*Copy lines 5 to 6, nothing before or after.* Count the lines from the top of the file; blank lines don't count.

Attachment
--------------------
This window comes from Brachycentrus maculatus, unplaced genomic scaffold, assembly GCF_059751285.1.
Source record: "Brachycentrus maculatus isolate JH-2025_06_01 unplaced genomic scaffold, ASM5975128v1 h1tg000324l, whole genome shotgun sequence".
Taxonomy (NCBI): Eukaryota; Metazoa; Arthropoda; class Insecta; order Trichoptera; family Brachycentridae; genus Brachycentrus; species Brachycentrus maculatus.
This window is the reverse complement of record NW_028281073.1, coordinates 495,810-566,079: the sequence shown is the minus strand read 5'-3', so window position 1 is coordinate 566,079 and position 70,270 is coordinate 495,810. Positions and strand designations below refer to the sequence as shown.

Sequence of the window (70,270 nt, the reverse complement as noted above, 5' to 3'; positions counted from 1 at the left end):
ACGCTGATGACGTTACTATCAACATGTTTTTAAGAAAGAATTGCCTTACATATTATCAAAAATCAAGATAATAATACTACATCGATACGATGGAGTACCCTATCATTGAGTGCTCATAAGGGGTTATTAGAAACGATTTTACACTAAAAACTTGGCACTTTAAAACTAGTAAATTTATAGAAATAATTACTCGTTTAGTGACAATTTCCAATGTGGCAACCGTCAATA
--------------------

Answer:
Sequence of the window (70,270 nt, the reverse complement as noted above, 5' to 3'; positions counted from 1 at the left end):
ACGCTGATGACGTTACTATCAACATGTTTTTAAGAAAGAATTGCCTTACATATTATCAAAAATCAAGATAATAATACTACATCGATACGATGGAGTACCCTATCATTGAGTGCTCATAAGGGGTTATTAGAAACGATTTTACACTAAAAACTTGGCACTTTAAAACTAGTAAATTTATAGAAATAATTACTCGTTTAGTGACAATTTCCAATGTGGCAACCGTCAATA